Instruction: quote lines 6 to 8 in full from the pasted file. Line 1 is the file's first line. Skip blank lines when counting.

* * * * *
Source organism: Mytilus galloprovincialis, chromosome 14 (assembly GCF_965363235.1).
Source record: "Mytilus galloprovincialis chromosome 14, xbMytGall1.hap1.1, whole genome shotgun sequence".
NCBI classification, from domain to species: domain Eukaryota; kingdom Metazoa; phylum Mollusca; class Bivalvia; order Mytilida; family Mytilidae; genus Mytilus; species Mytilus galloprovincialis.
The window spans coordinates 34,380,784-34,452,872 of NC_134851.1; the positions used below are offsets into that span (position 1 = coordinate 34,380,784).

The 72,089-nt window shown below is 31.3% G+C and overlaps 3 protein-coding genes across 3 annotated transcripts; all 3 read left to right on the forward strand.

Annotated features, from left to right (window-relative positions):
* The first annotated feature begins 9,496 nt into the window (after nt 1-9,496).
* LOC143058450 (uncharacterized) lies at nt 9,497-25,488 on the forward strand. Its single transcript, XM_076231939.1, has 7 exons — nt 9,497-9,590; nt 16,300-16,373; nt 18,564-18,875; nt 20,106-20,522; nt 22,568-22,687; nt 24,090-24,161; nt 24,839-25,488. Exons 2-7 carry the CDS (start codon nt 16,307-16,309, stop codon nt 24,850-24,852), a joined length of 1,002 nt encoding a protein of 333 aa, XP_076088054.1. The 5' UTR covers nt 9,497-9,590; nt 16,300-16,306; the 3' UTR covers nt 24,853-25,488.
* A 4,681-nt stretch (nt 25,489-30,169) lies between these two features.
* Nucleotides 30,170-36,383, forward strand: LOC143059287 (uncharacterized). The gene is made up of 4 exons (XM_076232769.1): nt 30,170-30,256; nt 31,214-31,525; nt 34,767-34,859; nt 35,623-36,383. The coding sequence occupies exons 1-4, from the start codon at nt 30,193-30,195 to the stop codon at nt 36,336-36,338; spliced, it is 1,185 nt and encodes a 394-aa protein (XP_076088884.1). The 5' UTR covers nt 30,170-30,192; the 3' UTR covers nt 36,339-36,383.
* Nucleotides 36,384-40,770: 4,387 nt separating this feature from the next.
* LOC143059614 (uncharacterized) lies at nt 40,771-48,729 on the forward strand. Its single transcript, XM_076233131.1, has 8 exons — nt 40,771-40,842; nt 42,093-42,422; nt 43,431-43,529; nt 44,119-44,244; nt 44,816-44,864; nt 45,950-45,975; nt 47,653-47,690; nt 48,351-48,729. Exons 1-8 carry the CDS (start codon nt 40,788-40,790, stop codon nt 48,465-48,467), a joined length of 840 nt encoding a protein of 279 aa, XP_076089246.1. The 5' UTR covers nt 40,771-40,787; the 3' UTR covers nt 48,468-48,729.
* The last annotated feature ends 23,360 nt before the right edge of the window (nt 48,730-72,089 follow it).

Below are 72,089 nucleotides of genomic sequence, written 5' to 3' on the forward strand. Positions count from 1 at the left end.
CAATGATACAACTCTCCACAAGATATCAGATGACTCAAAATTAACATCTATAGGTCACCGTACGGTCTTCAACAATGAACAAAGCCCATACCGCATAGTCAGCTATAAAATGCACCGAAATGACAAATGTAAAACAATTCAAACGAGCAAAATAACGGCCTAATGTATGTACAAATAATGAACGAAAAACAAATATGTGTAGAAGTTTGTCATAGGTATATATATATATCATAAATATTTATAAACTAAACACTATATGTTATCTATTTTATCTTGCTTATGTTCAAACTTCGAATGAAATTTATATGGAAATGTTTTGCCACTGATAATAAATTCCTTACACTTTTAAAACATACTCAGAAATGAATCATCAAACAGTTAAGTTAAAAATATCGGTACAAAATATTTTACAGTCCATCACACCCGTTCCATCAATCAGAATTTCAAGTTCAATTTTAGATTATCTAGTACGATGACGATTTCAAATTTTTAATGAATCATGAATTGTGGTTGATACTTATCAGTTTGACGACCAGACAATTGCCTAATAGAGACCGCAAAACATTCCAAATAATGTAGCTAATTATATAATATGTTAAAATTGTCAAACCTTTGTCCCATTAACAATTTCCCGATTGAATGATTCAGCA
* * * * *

Annotated features, from left to right (window-relative positions):
* The first annotated feature begins 9,496 nt into the window (after nt 1-9,496).
* LOC143058450 (uncharacterized) lies at nt 9,497-25,488 on the forward strand. Its single transcript, XM_076231939.1, has 7 exons — nt 9,497-9,590; nt 16,300-16,373; nt 18,564-18,875; nt 20,106-20,522; nt 22,568-22,687; nt 24,090-24,161; nt 24,839-25,488. Exons 2-7 carry the CDS (start codon nt 16,307-16,309, stop codon nt 24,850-24,852), a joined length of 1,002 nt encoding a protein of 333 aa, XP_076088054.1. The 5' UTR covers nt 9,497-9,590; nt 16,300-16,306; the 3' UTR covers nt 24,853-25,488.